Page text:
Protestantism began as an effort to reform the Catholic Church in Rome and led to the Protestant Reformation in the 16th century. The leaders of the Reformation wished to return the Catholic Church to its pure, uncorrupted original version. From that effort, there resulted four main Protestant groups: Lutherans, Calvinists, Anabaptists, and Anglicans.
Prior to the Reformation, there were other movements that questioned the Catholic Church. Those included the Waldenses, who in the 12th century practiced a more simple Christianity, and the Lollards, who in 14th-century England followed the teachings of John Wycliffe. Wycliffe denounced the idea of transubstantiation as well as other critical teachings of the Church. Groups like those provided early converts to both the Calvinist and Lutheran churches.
Martin Luther and John Calvin made a much greater impact than those early reformist groups due to several advantageous conditions. One of the advantages was the invention of the printing press in the 15th century. That invention made it possible for more people to read about the changes reformers like Luther and Calvin were suggesting. Hand in hand with the invention of the printing press was the greater number of lay people who were learning to read and study as a result of Renaissance humanism. A further advantage was that the pope and the Holy Roman emperor were preoccupied with the expansion of the Ottoman Empire, which was encroaching on their territories in the east. Furthermore, the power of the papacy regarding the nonreligious aspects of people's lives was coming into question, which made people more receptive to the ideas of the Protestants. That trend was especially true farther away from Rome.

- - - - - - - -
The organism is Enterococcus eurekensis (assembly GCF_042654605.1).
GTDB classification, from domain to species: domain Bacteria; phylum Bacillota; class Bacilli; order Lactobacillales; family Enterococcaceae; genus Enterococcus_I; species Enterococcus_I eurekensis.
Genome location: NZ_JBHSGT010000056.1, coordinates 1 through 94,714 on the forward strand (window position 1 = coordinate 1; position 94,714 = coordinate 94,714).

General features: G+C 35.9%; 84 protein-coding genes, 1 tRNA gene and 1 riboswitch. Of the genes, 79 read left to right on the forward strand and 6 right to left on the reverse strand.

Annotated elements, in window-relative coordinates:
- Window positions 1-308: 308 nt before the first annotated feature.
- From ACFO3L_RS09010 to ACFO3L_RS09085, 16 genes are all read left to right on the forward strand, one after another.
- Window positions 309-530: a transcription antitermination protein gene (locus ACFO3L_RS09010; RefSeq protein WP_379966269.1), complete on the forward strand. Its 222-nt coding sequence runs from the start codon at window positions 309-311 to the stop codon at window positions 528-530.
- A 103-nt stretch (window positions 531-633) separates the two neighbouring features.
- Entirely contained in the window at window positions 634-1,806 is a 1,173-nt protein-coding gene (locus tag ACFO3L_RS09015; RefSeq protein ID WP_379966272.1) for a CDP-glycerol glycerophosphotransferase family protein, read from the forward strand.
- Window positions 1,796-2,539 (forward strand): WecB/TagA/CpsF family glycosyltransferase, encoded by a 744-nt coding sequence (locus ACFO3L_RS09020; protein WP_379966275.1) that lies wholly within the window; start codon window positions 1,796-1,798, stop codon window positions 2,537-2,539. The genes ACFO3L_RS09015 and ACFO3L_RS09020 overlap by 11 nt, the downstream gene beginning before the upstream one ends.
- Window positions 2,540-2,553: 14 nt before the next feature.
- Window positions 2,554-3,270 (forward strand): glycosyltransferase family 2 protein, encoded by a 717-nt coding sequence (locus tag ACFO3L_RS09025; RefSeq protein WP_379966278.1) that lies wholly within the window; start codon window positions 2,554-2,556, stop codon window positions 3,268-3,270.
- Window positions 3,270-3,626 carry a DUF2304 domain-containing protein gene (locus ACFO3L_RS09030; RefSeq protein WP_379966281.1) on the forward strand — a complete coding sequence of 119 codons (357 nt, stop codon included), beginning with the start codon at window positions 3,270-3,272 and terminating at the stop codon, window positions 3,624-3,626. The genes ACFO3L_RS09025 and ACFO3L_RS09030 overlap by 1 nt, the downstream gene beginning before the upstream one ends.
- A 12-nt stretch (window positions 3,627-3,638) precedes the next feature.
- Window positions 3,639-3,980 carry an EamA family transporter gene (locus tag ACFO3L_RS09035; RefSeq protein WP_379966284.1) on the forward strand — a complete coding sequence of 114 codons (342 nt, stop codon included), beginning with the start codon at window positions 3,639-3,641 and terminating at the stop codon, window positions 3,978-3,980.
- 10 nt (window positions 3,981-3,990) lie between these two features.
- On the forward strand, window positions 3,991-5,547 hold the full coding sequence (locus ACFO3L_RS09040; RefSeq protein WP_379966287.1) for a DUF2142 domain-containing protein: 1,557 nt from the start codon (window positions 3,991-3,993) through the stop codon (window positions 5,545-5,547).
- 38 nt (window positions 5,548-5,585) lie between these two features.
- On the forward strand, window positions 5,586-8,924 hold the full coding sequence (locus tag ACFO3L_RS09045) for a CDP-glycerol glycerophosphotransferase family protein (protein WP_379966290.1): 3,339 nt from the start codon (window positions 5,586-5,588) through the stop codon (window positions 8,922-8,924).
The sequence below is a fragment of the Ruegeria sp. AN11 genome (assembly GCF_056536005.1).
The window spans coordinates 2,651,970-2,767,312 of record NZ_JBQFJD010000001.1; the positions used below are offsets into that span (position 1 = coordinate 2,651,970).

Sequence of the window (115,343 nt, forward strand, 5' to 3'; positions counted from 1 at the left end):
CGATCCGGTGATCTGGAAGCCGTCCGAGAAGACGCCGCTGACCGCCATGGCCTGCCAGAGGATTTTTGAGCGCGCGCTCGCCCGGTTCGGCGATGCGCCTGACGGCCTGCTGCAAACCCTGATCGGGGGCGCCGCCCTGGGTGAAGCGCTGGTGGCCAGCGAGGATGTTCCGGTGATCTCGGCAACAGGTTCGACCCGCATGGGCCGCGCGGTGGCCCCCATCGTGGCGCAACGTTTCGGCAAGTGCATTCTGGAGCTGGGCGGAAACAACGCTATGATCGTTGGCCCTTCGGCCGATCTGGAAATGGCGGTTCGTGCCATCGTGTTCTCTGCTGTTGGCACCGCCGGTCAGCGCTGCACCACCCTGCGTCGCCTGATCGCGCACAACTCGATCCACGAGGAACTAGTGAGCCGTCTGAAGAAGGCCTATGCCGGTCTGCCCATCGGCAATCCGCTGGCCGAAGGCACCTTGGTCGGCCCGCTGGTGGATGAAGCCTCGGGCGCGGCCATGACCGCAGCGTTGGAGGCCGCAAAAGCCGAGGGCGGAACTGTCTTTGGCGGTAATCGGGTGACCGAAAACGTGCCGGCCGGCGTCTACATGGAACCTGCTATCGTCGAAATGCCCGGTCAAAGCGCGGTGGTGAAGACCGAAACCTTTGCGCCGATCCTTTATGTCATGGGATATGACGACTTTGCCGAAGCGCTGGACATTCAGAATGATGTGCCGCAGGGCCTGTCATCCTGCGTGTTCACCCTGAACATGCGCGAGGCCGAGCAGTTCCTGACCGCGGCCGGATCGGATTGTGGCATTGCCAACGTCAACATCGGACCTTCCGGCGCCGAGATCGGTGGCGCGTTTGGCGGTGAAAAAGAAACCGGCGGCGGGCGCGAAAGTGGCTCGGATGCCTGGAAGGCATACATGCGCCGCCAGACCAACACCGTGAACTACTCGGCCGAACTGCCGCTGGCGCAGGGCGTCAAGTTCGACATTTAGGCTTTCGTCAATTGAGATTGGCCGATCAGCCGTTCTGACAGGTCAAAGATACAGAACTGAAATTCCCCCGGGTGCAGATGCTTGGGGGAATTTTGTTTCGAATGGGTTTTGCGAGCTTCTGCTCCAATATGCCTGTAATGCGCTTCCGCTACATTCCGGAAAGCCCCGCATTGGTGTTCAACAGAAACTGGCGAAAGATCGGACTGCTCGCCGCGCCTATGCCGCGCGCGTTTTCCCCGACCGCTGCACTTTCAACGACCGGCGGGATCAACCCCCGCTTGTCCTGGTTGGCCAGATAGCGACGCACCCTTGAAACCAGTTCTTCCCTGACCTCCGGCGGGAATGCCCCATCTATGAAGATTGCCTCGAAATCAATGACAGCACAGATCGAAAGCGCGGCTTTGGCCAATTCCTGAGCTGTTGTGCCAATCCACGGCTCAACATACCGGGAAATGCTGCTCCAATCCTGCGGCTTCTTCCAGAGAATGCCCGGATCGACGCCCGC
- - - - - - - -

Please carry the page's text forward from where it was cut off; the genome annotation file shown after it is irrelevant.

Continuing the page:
The Protestant Reformation officially began with the publication of Luther's Ninety-Five Theses, which he nailed to the door of a church in 1517. At that point, Luther was not trying to start a new church; he simply wanted to discuss his ideas to see if he could bring about change from within. Some of his main objections to the doctrine of the Catholic Church were the buying and selling of indulgences and the emphasis placed on good works over the grace of God. The Church excommunicated Luther, but he continued to study and publish his opinions, and he gathered a large following that developed into the Lutheran Church.
Other changes were yet to come. After Luther, a separate reform movement emerged in Switzerland. Ulrich Zwingli was a pastor who came to the conclusion that the Bible should be the ultimate source for all church doctrine and practices. One of his key points was that the Eucharist was strictly a symbolic ceremony and that there was no transubstantiation, meaning that the ceremonial bread and wine did not actually turn into the body and blood of Jesus Christ.
Calvin was the next big innovator in the Protestant movement. He established many of the internal structures of the Protestant religions. He set up the democratic church government as well as educational institutes to train people to spread the word of Calvinism. Calvin, more than Luther and Zwingli, changed not only religion but also social and moral views. His reforms affected not just the way that people worshipped but also acceptable ways to live their lives. The effects of Calvinism were far-reaching and served to combine the church and state in many countries.
King Henry VIII made the main Protestant reform in England by establishing the Anglican Church. Unable to obtain a divorce from the pope, Henry appointed himself head of the Church of England so that he could annul his marriage. Later monarchs, Edward IV and Elizabeth I, made further Protestant reforms to the church. Two groups later split off from the Anglican Church and formed new Protestant movements. The Puritans, the first group, believed that the Church of England was still too Catholic-centered, and many left England to found settlements in North America. The other group, called the Oxford movement, reestablished some of the more Catholic doctrines, including confession and fasting.